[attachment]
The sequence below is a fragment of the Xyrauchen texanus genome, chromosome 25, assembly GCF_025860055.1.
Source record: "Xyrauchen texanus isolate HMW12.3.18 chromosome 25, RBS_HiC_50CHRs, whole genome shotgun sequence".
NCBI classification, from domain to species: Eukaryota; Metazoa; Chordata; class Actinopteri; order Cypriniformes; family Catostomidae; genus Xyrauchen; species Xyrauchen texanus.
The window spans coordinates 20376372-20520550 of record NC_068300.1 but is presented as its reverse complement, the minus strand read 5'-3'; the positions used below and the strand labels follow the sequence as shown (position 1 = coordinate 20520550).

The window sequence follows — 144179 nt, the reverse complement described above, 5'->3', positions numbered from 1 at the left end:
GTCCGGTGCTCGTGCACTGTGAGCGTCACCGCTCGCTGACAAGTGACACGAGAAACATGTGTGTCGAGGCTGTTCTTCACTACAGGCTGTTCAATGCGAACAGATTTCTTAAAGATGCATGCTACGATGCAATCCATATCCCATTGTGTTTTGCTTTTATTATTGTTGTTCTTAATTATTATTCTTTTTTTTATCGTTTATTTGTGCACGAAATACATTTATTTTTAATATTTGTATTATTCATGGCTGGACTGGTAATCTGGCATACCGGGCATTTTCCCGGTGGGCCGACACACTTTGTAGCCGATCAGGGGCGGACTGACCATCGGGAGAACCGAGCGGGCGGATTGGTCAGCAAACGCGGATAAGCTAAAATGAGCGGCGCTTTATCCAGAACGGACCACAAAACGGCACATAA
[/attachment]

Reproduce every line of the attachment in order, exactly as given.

The sequence below is a fragment of the Xyrauchen texanus genome, chromosome 25, assembly GCF_025860055.1.
Source record: "Xyrauchen texanus isolate HMW12.3.18 chromosome 25, RBS_HiC_50CHRs, whole genome shotgun sequence".
NCBI classification, from domain to species: Eukaryota; Metazoa; Chordata; class Actinopteri; order Cypriniformes; family Catostomidae; genus Xyrauchen; species Xyrauchen texanus.
The window spans coordinates 20376372-20520550 of record NC_068300.1 but is presented as its reverse complement, the minus strand read 5'-3'; the positions used below and the strand labels follow the sequence as shown (position 1 = coordinate 20520550).

The window sequence follows — 144179 nt, the reverse complement described above, 5'->3', positions numbered from 1 at the left end:
GTCCGGTGCTCGTGCACTGTGAGCGTCACCGCTCGCTGACAAGTGACACGAGAAACATGTGTGTCGAGGCTGTTCTTCACTACAGGCTGTTCAATGCGAACAGATTTCTTAAAGATGCATGCTACGATGCAATCCATATCCCATTGTGTTTTGCTTTTATTATTGTTGTTCTTAATTATTATTCTTTTTTTTATCGTTTATTTGTGCACGAAATACATTTATTTTTAATATTTGTATTATTCATGGCTGGACTGGTAATCTGGCATACCGGGCATTTTCCCGGTGGGCCGACACACTTTGTAGCCGATCAGGGGCGGACTGACCATCGGGAGAACCGAGCGGGCGGATTGGTCAGCAAACGCGGATAAGCTAAAATGAGCGGCGCTTTATCCAGAACGGACCACAAAACGGCACATAA